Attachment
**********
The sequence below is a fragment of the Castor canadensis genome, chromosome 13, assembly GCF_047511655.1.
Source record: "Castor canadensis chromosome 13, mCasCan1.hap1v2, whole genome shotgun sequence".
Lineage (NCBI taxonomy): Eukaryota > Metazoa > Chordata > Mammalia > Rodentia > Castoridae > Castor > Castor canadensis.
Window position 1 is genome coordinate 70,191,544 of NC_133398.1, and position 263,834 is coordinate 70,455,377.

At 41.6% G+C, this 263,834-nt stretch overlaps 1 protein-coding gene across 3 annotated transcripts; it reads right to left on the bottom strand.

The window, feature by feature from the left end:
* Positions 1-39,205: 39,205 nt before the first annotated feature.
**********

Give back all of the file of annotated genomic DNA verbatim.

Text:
The sequence below is a fragment of the Castor canadensis genome, chromosome 13, assembly GCF_047511655.1.
Source record: "Castor canadensis chromosome 13, mCasCan1.hap1v2, whole genome shotgun sequence".
Lineage (NCBI taxonomy): Eukaryota > Metazoa > Chordata > Mammalia > Rodentia > Castoridae > Castor > Castor canadensis.
Window position 1 is genome coordinate 70,191,544 of NC_133398.1, and position 263,834 is coordinate 70,455,377.

At 41.6% G+C, this 263,834-nt stretch overlaps 1 protein-coding gene across 3 annotated transcripts; it reads right to left on the bottom strand.

The window, feature by feature from the left end:
* Positions 1-39,205: 39,205 nt before the first annotated feature.